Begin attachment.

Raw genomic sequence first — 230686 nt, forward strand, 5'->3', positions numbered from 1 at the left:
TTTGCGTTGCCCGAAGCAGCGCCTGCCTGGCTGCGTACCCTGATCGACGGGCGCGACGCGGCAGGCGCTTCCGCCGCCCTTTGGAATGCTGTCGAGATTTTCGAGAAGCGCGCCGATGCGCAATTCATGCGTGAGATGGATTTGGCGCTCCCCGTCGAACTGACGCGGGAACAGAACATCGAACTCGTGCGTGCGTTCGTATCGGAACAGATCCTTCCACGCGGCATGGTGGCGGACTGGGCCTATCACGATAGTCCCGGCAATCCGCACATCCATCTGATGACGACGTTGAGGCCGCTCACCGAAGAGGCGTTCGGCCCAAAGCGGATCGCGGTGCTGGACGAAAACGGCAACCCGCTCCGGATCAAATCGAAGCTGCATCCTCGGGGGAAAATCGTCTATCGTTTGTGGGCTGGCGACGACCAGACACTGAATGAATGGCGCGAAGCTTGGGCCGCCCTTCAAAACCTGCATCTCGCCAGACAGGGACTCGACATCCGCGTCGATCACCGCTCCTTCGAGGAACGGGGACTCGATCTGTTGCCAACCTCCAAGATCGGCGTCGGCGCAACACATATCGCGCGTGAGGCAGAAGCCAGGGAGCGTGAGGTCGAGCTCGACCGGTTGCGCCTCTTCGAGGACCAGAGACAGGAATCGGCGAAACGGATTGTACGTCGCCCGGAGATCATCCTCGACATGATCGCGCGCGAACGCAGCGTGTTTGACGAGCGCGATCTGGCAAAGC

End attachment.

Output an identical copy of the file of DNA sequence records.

Raw genomic sequence first — 230686 nt, forward strand, 5'->3', positions numbered from 1 at the left:
TTTGCGTTGCCCGAAGCAGCGCCTGCCTGGCTGCGTACCCTGATCGACGGGCGCGACGCGGCAGGCGCTTCCGCCGCCCTTTGGAATGCTGTCGAGATTTTCGAGAAGCGCGCCGATGCGCAATTCATGCGTGAGATGGATTTGGCGCTCCCCGTCGAACTGACGCGGGAACAGAACATCGAACTCGTGCGTGCGTTCGTATCGGAACAGATCCTTCCACGCGGCATGGTGGCGGACTGGGCCTATCACGATAGTCCCGGCAATCCGCACATCCATCTGATGACGACGTTGAGGCCGCTCACCGAAGAGGCGTTCGGCCCAAAGCGGATCGCGGTGCTGGACGAAAACGGCAACCCGCTCCGGATCAAATCGAAGCTGCATCCTCGGGGGAAAATCGTCTATCGTTTGTGGGCTGGCGACGACCAGACACTGAATGAATGGCGCGAAGCTTGGGCCGCCCTTCAAAACCTGCATCTCGCCAGACAGGGACTCGACATCCGCGTCGATCACCGCTCCTTCGAGGAACGGGGACTCGATCTGTTGCCAACCTCCAAGATCGGCGTCGGCGCAACACATATCGCGCGTGAGGCAGAAGCCAGGGAGCGTGAGGTCGAGCTCGACCGGTTGCGCCTCTTCGAGGACCAGAGACAGGAATCGGCGAAACGGATTGTACGTCGCCCGGAGATCATCCTCGACATGATCGCGCGCGAACGCAGCGTGTTTGACGAGCGCGATCTGGCAAAGC